Blocking your pain can be as simple as imagining something pleasant, counting silently to divert your mind, or focusing on a non-painful part of your body.
Researchers are finding that your brain has the ability to change its structure, or apply a form of neuroplasticity in reaction to the sensation of pain.
There’s the story of Michael Moskowitz, MD, an assistant clinical professor of anesthesiology and pain medicine at the University of California, Davis, who fell and badly broke his thigh bone. While waiting for an ambulance he felt no pain.
He later realized that he was experiencing a “medical phenomenon” he has taught his own students for years but had never gone through himself.
“My brain simply shut off the pain,” Moskowitz says in “The Brain’s way of Healing,” a book by Norman Doidge, MD, that explores the neuroplasticity of the brain and its ability to block pain. Doidge is a Canadian-born psychiatrist and best-selling author.
“I had first-hand experience that the brain, all on its own, can eliminate pain, just as I, a conventional pain specialist, had tried to do for patients by using drugs, injections, and electrical stimulation,” Moskowitz says in the book.
The brain can shut pain off because the function of acute pain is to alert us to danger. So, as long as Moskowitz didn't move, he was in no danger, as far as his brain could tell, Doidge writes.
“We now understand that the pain perception system is spread through the brain and spinal cord, too, and the brain controls how much we feel. When pain messages are sent from damaged tissue, these messages ascend to the brain only if the brain gives them 'permission,'” adds Doidge.
This means there are active control systems in your brain. It isn’t just the passive recipient of pain signals you are helpless to influence.
There was the friend of Mary Heinricher, PhD, who ran around trying to get things out of his barn as a wildfire approached his house in rural Montana. He hadn’t noticed that he had significant burns on his arms and legs, and it took several hours before he realized he needed to go to the hospital.
Her friend’s pain inhibiting system had blocked the pain signal during a time of fight or flight. Heinricher is a professor of neurological surgery and behavioral science at the Oregon Health and Science University.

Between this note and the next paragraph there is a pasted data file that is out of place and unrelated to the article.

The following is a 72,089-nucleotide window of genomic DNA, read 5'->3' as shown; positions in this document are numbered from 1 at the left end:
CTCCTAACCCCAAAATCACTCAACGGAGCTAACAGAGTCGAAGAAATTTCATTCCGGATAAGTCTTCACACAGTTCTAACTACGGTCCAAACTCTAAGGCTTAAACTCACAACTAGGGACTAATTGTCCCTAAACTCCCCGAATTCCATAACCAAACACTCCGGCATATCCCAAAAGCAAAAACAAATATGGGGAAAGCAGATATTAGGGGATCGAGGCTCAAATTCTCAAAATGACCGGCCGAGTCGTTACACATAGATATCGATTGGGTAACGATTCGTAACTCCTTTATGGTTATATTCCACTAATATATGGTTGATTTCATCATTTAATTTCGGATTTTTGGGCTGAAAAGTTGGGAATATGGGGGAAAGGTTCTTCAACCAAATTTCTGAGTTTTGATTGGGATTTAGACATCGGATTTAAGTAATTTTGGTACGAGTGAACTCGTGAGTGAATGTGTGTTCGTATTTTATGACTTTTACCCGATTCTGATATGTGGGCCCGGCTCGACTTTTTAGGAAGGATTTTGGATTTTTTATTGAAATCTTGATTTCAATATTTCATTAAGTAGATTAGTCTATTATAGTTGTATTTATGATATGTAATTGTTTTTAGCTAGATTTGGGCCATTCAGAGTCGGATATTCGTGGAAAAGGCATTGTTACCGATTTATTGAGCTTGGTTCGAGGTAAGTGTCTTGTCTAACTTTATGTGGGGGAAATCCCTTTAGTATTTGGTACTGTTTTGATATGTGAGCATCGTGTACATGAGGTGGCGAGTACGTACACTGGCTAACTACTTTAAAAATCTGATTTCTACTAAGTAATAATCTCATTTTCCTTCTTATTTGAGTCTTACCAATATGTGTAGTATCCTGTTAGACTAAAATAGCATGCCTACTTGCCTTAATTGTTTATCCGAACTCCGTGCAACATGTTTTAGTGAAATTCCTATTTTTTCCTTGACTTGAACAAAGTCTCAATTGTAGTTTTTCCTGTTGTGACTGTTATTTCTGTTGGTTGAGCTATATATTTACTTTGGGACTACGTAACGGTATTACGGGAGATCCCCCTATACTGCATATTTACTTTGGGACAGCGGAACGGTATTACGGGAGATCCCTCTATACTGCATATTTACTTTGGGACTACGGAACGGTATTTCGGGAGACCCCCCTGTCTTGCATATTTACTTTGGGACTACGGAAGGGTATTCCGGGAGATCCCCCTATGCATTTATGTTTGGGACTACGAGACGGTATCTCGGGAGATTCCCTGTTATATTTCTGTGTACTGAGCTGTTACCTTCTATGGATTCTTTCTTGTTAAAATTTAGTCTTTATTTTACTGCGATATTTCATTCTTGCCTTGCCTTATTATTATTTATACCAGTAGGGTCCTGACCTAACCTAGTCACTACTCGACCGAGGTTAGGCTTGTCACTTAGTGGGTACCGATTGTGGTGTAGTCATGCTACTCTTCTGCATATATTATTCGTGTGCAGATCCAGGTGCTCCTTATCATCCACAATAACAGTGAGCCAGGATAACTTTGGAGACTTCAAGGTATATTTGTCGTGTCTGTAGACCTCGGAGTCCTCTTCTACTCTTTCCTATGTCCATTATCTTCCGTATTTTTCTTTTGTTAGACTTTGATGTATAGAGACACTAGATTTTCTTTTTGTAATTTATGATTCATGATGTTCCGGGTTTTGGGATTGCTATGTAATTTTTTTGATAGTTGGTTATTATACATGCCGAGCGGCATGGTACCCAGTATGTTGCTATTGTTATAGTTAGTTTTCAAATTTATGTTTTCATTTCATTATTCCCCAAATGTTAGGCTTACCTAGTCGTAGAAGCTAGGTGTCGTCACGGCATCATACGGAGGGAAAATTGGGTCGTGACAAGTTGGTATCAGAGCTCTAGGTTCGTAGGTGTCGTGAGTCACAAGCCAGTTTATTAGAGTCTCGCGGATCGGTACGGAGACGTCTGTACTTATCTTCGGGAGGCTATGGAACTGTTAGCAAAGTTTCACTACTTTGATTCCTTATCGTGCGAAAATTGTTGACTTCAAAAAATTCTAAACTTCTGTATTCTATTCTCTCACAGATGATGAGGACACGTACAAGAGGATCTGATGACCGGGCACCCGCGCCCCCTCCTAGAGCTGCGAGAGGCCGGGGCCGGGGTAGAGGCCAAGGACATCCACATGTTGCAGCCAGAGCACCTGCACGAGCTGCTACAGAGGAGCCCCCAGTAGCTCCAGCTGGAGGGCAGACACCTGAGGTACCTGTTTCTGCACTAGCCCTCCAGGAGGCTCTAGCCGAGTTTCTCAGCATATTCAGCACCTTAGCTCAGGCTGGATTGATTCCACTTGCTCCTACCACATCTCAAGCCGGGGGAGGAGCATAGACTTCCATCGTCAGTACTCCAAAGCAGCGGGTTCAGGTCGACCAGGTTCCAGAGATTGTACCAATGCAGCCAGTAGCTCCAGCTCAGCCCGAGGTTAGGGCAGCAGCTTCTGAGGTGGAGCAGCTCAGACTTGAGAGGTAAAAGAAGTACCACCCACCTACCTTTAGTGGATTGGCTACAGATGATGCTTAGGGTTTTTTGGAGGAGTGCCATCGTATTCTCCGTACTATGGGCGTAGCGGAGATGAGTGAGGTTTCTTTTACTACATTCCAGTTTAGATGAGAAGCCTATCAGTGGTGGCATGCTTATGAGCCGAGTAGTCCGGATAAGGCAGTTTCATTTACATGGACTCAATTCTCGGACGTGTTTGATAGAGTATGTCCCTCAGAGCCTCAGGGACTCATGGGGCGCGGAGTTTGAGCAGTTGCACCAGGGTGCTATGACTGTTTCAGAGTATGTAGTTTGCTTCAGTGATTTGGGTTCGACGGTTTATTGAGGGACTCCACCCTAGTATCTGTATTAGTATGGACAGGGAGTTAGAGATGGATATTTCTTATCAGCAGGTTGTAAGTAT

Researchers have used functional magnetic resonance imaging to allow chronic pain patients to "visualize" pain, writes rheumatologist, Mark Borigini, MD, in Psychology Today. “These images allow a patient to actively participate in manipulating what has heretofore been an amorphous concept. The chronic pain patient becomes empowered, whether it be through yoga, biofeedback, or meditation.”
Blocking pain, he writes, can be as simple as imagining something pleasant, counting silently to divert your mind from the pain, focusing on a non-painful part of your body, or traveling back in time when you were pain free.
“These tasks seem silly to some; or, at best, self-evident,” he writes. “But for some chronic pain patients they do help. A professional may be needed during the learning process; and it may take practice before these techniques have an impact on the chronic pain patient. You know you are good when you can reduce pain and increase relaxation with a few deep breaths. The sense of control that accompanies such mastery in and of itself can be responsible for a significant reduction in chronic pain.”
Vidyamala Birch of Manchester, England, runs a thriving practice teaching students mindfulness to address their pain. She has chronic pain herself, from two spinal injuries.
But through mindfulness, the act of being in the moment and acknowledging thoughts and feelings, she and hundreds of students have taken control of their pain.
"The intuitive response is to turn away from it and try and get on with life in spite of your pain," she told the BBC. "With mindfulness, what we do is we turn towards it, to investigate what is actually happening in each moment.... We have adapted the 'mindful movement' so that the primary emphasis is on being aware as you move, rather than how far you can move," she says. "You go to open a door, you've got discomfort, you tense against that movement and your pain will get worse."
Different approaches to mindfulness and meditation have been applied to pain control, but all acknowledge the connection between the body and the mind – and the ability of the mind to control what pain the body is generating.
To help reduce the overuse of opioid painkillers, now considered a serious problem in the U.S., an intervention called Mindfulness-Oriented Recovery Enhancement (MORE) led to a 63 percent reduction in opioid misuse.
“Mental interventions can address physical problems, like pain, on both psychological and biological levels because the mind and body are interconnected,” said study author Eric Garland, an associate professor of social work at the University of Utah. “Anything that happens in the brain happens in the body — so by changing brain functioning, you alter the functioning of the body.”
February 23, 2017
Janet O’Dell, RN